What will people auction-off next?

What will people auction-off next? And what ever happened to that person who said he would post a link on MeFi for the high-bidder? Did the post ever go up? Was it worth it? Totally slow newsday.
posted by tsarfan on Dec 3, 2001 - 14 comments

anti-thesaurus

anti-thesaurus
unhappy with web users who are unnecessarily drawn to your site in the pursuit of non-existent content? does it bog down your bandwidth? solution? write a metadata tag that specifically excludes certain terms from search engine hits by the simply defining them as non-words.
posted by bwg on Dec 2, 2001 - 10 comments

Excite Internet service given go-ahead to unplug

Excite Internet service given go-ahead to unplug A federal judge ruled on Friday that bankrupt ExciteAtHome Corp. may unplug its high-speed Internet service, a move which threatens to strand some 4.1 million Internet customers around the country.
posted by stazen on Nov 30, 2001 - 15 comments

Excite turns out the lights.

Excite turns out the lights. For the last four years Excite's portal page has been my daily stop for news, stocks, showtimes, weather, etc. But they've been turning off services for weeks, and now the whole portal seems to be dead. Are free news portals soon to be quaint memory? [more inside]
posted by y6y6y6 on Nov 29, 2001 - 35 comments

Congress is legislating free speech on the internet

Congress is legislating free speech on the internet again. Passed shortly after the Communications Decency Act was thrown out by the Supreme Court, the Child Online Protection Act isn't as broad as the CDA but does it still go too far in an effort to protect children? Shouldn't parents be responsible for their own children?
posted by pooldemon on Nov 29, 2001 - 5 comments

PrintCafe sues idiot.

PrintCafe sues idiot. Literally. They are suing several individuals who posted anonymous comments on F---edCompany's message boards. So far, all they have are the aliases the comments were posted under, namely "Ex-DLJ", "sucky-me", and "idiot!". Apparently that's all they're going to get, since Pud says here, "FC servers contain no logs ". Also of note is item number 4 on this page of the letter Pud received.
posted by Potsy on Nov 28, 2001 - 8 comments

"The Web, left to its own devices, would be the exact opposite of that: It's like a giant city with no neighborhoods; it needs these kind of meta-filters, these second-level kind of things, whether it is Yahoo or Google or Slashdot, to rein in that chaos and turn it to something more organized." From the second page of an interview with the author of Emergence, Steven Johnson (also co-founder of Feed).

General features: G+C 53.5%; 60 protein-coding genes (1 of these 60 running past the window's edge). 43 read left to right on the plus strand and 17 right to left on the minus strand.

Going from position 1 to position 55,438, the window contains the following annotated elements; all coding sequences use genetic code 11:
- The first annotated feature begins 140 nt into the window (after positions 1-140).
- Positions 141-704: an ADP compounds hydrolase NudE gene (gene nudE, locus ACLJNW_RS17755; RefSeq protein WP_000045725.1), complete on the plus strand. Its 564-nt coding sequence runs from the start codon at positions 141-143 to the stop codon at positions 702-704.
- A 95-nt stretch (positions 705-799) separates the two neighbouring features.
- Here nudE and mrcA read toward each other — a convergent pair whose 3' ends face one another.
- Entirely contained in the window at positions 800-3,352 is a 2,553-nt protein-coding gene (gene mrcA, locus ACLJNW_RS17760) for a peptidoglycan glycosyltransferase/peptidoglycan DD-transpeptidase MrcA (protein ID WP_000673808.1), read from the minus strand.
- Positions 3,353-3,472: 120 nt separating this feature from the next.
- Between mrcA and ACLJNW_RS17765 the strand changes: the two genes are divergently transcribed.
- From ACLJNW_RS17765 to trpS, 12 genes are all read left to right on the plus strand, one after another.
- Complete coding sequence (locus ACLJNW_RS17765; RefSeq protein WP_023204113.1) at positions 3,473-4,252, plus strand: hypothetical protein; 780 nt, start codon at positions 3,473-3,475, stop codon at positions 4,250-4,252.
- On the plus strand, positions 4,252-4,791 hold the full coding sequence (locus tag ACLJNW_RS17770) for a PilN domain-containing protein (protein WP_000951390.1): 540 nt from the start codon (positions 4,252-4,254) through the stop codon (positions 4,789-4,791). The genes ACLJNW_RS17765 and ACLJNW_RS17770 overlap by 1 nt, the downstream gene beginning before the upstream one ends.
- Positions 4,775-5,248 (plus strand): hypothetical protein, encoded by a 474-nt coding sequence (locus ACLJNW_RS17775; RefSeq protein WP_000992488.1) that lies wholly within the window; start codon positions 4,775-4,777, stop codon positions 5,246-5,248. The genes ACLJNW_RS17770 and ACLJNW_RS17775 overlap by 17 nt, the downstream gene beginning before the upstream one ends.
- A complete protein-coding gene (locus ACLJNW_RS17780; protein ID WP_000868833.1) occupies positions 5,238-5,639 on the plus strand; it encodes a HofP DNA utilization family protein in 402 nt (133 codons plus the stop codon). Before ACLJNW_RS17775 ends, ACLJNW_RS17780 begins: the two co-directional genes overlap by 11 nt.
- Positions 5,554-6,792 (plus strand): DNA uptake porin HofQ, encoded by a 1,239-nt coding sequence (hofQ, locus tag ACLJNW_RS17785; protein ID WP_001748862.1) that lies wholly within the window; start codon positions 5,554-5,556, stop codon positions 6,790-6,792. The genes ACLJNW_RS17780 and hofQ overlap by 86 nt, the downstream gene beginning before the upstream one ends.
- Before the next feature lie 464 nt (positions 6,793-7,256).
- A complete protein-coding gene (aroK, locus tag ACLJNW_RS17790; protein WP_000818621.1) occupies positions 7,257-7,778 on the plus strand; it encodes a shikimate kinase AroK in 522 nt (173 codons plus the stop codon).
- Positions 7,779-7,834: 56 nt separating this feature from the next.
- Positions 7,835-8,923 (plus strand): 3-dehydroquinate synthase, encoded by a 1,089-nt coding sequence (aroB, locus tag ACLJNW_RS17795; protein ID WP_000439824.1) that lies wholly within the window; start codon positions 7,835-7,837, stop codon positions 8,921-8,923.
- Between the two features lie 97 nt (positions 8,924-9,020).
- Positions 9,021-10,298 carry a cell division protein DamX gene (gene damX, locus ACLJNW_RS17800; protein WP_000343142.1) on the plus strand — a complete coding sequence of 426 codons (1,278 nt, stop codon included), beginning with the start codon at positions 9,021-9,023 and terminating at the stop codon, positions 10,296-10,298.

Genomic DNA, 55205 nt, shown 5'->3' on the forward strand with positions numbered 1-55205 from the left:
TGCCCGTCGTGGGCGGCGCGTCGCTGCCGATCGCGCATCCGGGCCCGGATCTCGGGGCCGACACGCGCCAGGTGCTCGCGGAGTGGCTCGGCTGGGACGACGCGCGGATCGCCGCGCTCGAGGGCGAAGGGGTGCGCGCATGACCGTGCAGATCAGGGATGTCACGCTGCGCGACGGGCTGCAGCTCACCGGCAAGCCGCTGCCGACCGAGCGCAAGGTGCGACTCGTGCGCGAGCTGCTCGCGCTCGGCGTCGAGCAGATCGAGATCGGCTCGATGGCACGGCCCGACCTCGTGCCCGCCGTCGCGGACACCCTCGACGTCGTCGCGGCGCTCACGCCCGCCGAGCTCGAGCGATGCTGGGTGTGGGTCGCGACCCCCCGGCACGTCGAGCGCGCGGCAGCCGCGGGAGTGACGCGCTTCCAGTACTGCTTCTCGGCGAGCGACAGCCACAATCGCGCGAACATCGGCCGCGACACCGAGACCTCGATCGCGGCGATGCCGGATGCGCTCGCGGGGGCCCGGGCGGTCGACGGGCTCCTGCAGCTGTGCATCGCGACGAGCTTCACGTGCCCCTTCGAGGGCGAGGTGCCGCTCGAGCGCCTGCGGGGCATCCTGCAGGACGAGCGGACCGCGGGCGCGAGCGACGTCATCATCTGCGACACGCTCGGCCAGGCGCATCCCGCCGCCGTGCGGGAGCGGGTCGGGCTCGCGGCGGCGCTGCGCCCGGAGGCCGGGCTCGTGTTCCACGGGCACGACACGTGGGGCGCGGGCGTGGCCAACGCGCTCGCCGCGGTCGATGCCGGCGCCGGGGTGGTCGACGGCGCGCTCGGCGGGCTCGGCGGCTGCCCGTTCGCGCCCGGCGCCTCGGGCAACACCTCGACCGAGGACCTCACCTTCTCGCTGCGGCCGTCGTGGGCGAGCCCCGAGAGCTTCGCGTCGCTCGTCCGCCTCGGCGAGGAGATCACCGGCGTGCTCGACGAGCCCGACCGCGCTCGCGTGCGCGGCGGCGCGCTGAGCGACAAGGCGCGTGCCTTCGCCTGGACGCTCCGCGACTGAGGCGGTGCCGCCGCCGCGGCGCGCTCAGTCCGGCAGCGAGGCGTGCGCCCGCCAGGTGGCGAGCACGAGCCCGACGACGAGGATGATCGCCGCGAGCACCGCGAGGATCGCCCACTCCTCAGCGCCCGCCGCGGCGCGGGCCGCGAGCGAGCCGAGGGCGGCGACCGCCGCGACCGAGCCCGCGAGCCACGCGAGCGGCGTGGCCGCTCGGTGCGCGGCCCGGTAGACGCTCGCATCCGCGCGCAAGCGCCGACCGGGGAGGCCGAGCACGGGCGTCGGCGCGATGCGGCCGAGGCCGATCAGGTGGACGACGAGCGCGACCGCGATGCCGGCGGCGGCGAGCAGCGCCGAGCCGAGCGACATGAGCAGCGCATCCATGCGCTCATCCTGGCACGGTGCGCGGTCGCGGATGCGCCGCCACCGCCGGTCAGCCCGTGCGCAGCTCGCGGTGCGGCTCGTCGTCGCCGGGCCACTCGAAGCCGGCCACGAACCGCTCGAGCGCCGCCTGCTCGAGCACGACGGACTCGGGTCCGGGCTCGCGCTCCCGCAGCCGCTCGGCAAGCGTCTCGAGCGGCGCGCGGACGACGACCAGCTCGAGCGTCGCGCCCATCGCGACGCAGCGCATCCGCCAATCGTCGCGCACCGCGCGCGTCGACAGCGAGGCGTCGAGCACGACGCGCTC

posted by adrianhon on Nov 28, 2001 - 10 comments

Somalia's entire internet access

Somalia's entire internet access and international phone service shut down by the United States.
posted by trioperative on Nov 23, 2001 - 10 comments

An email sent between two cities in China probably would travel through the United States -- putting its contents under American jurisdiction.

An email sent between two cities in China probably would travel through the United States -- putting its contents under American jurisdiction. The recently approved anti-terrorism law is a "massive expansion of U.S. sovereignty" that could be used to prosecute foreign hackers. And once that precedent is established, much of global Internet communications could come under American authority.
posted by tranquileye on Nov 22, 2001 - 17 comments

Dark Address Space

Dark Address Space leaves some 100 million hosts completely unreachable from portions of the Internet.
posted by trioperative on Nov 15, 2001 - 2 comments

Dancetrippin.tv - Episode #16 -Berlin Love Parade

Dancetrippin.tv - Episode #16 -Berlin Love Parade Dumping Broadband Part II - Are we getting any closer to enjoying oursleves watching the PC ? The big guys keep trying: Lycos TV; Yahoo's Broadcast and (now) Launch; Real One Player; Quicktime TV; MSN Media Explorer. The little guys keep hoping : flyonthewall.tv ; itv.com; liketelevision.com. But can we ever be truly satisfied? Any other good ones out there?
posted by Voyageman on Nov 8, 2001 - 5 comments

As usual, when it's the U.S. turn, they play by different rules

As usual, when it's the U.S. turn, they play by different rules How come Russian and Scandinavian hackers can be charged under U.S. law for activities done in their home countries, yet when an American company gets a very reasonable request (IP tracking that it is done for web banners anyway) from a judge overseas, the U.S. grabs the free speech / local law argument.
posted by magullo on Nov 8, 2001 - 23 comments

Want to Link to Auto-Zone?

Want to Link to Auto-Zone? Well make sure you read, fill out, and sign this form, then fax it back to Auto-Zone's legal team. A search on Google reveals that many companies have "Linking Agreements." Mostly large companies looking to protect themselves, presumably in part from being linked from 'the wrong sites'... is this a right that a website owner has, or should have?
posted by cell divide on Nov 7, 2001 - 39 comments